Budget, hunting decision top North Yarmouth Town Meeting warrant

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NORTH YARMOUTH — Residents will vote line-by-line on the fiscal 2011 municipal budget at Town Meeting on Saturday, June 12.

They will also decide whether to overturn a decision by the Board of Selectmen and open town land to hunting.

Selectmen are recommending a $2.1 million budget, which would be funded through $1.3 million in municipal income and about $842,000 in municipal appropriations, which comes largely from taxpayers.

The budget is approximately 8 percent smaller than this year’s $2.3 million, which included about $957,000 in local taxes. The local appropriation for next year would be down 12 percent.

These numbers do not take into account school and county assessments.

Residents will also be asked to decide whether all publicly purchased town land should “be open for all recreation including hunting … as meets the regulations of the state of Maine,” according to language in a petition filed last year. The petition was sparked by a debate over hunting in Old Town House Park.

The Board of Selectmen voted unanimously in September 2008 to allow hunting in the park, to the degree allowed by deeds and easements. But there is a deed restriction on the Nanovic parcel of the property in the western portion of the park. A portion on the eastern end has a conservation easement dictating that the town can decide whether to permit hunting, and the deed for the piece in the middle does not mention hunting.

Administrative Assistant Marnie Diffin noted in January that the Recreation Commission, which is responsible for the town’s recreation areas, did not want hunting in the park for safety reasons.

Last September the Board of Selectmen echoed the commission’s opposition, voting 4-1 to ban hunting in the entire park. Selectman Anne Graham, who had made the motion to prohibit hunting in the park, said in January that while hunting is allowed on 70 percent of public land, “the hunters want all the lands allowed for hunting. And some of us have a difficult time with that.”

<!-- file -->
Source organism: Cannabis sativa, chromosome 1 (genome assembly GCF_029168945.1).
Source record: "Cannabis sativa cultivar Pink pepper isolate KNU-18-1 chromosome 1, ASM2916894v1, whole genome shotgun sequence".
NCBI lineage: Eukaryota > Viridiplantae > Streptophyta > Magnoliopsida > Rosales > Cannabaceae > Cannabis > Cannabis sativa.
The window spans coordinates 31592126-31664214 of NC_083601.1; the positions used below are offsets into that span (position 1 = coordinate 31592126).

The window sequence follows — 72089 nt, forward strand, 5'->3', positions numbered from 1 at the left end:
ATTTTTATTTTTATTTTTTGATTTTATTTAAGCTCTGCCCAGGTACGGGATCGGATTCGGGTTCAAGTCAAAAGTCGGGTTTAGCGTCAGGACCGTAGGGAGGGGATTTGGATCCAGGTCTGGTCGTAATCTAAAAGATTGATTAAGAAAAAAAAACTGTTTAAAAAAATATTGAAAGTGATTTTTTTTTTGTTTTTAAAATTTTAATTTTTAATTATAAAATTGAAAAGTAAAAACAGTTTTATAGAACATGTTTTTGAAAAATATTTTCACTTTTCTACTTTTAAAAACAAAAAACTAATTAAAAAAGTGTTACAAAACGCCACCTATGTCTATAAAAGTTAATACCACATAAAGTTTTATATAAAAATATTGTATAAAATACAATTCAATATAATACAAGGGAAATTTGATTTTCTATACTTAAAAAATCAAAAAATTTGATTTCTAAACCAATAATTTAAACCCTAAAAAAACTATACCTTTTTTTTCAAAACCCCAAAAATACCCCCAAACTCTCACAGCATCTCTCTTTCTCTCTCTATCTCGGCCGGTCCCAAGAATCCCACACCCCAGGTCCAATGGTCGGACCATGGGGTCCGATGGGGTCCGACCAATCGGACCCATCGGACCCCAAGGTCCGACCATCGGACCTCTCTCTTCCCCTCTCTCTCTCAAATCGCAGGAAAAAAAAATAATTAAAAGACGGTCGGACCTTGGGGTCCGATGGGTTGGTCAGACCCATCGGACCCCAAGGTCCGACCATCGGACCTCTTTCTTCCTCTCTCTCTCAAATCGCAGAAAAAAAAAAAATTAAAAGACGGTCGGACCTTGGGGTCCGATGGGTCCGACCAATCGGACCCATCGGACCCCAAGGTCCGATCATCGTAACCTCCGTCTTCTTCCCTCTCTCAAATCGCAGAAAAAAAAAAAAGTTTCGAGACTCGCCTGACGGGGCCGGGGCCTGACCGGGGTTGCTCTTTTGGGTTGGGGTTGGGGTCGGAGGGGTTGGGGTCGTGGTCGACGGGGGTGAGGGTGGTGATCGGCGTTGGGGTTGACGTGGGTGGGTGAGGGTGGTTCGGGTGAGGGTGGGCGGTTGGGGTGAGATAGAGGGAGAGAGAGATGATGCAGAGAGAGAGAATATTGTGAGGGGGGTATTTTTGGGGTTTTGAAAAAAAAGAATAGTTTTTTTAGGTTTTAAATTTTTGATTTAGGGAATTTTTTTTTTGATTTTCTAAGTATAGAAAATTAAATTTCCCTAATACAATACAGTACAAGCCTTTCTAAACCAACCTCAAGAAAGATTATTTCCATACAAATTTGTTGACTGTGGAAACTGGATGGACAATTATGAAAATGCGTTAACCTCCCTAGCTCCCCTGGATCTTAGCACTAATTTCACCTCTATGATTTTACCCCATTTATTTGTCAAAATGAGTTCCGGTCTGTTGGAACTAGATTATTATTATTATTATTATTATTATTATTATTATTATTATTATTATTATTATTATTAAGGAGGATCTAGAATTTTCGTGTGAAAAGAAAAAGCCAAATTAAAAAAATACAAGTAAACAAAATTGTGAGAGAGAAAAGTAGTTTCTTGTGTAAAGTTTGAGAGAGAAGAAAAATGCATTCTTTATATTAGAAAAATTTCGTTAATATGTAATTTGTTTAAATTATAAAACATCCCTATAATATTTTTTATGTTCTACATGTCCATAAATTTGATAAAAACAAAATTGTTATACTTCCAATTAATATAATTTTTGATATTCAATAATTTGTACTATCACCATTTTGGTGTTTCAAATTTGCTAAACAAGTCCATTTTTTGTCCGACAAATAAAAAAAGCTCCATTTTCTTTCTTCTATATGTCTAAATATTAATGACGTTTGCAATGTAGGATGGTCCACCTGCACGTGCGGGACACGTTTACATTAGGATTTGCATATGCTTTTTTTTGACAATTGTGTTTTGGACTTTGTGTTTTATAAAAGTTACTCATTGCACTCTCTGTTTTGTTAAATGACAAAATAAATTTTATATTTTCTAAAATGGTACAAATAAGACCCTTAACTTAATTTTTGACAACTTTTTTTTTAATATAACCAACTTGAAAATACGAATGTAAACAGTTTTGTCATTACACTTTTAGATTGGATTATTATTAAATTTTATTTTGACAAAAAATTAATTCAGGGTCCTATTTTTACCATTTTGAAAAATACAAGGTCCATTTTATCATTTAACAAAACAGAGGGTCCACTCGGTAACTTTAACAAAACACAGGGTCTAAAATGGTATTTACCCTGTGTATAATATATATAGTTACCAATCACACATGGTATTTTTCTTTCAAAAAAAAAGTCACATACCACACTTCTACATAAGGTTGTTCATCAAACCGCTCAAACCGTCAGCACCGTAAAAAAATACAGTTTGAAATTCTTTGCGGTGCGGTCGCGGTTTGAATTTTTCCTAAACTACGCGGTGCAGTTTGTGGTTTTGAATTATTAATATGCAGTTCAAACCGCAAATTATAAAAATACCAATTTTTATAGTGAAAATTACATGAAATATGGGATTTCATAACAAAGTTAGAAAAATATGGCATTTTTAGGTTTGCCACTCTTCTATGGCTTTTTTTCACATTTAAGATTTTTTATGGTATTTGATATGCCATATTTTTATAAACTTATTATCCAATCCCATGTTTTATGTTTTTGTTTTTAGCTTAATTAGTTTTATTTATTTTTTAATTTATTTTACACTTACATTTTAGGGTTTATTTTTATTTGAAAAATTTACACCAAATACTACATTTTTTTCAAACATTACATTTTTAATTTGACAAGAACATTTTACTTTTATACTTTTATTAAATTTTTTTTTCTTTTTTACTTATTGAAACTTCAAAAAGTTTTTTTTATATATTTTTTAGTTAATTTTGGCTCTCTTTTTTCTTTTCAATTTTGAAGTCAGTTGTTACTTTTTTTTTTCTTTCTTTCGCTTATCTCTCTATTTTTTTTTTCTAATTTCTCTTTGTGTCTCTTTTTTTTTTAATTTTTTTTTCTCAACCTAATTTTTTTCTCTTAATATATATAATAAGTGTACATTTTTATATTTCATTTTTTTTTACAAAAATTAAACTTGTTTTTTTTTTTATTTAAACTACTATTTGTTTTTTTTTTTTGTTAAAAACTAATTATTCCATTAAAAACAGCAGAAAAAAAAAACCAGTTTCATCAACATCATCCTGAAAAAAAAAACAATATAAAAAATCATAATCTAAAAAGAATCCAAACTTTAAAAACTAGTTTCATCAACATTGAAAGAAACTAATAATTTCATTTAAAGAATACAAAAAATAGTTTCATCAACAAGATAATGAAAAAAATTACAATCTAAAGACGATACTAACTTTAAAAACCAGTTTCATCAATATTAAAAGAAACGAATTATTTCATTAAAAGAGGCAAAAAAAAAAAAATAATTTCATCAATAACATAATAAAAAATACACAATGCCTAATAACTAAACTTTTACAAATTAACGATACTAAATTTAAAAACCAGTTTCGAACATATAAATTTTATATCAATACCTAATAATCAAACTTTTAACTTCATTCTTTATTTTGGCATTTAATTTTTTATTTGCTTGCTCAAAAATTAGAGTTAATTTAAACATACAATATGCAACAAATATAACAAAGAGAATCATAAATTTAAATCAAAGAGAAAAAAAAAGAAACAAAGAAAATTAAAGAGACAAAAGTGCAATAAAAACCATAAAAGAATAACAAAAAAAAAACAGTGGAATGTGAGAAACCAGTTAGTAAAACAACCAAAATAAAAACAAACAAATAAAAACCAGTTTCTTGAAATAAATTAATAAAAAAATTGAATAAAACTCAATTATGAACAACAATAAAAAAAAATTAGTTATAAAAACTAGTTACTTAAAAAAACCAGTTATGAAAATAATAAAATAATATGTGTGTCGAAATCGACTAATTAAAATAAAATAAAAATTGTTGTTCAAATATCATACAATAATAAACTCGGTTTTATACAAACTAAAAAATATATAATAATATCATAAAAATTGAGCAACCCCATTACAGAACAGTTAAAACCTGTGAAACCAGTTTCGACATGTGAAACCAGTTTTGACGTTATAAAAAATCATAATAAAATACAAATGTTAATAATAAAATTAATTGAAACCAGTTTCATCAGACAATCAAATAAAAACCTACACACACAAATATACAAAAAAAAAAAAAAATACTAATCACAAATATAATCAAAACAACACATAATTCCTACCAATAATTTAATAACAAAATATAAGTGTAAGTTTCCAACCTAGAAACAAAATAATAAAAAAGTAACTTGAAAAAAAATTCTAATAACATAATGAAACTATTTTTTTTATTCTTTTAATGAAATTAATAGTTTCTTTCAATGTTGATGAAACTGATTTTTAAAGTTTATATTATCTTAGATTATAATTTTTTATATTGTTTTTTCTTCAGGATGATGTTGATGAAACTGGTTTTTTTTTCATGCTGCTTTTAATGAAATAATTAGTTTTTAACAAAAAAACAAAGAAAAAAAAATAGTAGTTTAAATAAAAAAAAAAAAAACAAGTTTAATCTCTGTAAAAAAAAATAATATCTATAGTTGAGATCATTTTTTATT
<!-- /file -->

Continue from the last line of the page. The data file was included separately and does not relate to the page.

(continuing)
That vote prompted resident and hunter Paul Hodgetts to start the petition to place the question overturning the decision on the Town Meeting warrant.

Town Meeting will be held at Wescustogo Hall at 9 a.m. on June 12. The hall will be open from 8 a.m. to 8 p.m. Tuesday, June 8, for local and primary elections.

In the only contested election, Martha Leggat of Mountfort Road is challenging Lufkin Road resident Virginia Dwyer for a seat on the School Administrative 51 Board of Directors, which Dwyer has held for one, three-year term.

Two seats are available on the North Yarmouth Board of Selectmen. Robert Wood of Milliken Road is running for another term, while Anne Graham – the only Democratic candidate in Maine House District 109 – has opted not to run again. Steven Palmer of Mountfort Road is running for her seat.

Richard Baston of Walnut Hill Road is running unopposed for his place on the Cemetery Commission, and incumbent Clark Whittier of Walnut Hill Road is the only candidate on the ballot for three seats on the Budget Committee.

The other two budget panel positions will require write-in votes.

Alex Lear can be reached at 373-9060 ext. 113 or [email protected].

A Maine native and Colby College graduate, Alex has been covering coastal communities since 2001, and currently handles Bath, Topsham, Cumberland, and North Yarmouth. He and his wife, Lauren, live in the Portland area, and Alex recently released his third album of original music.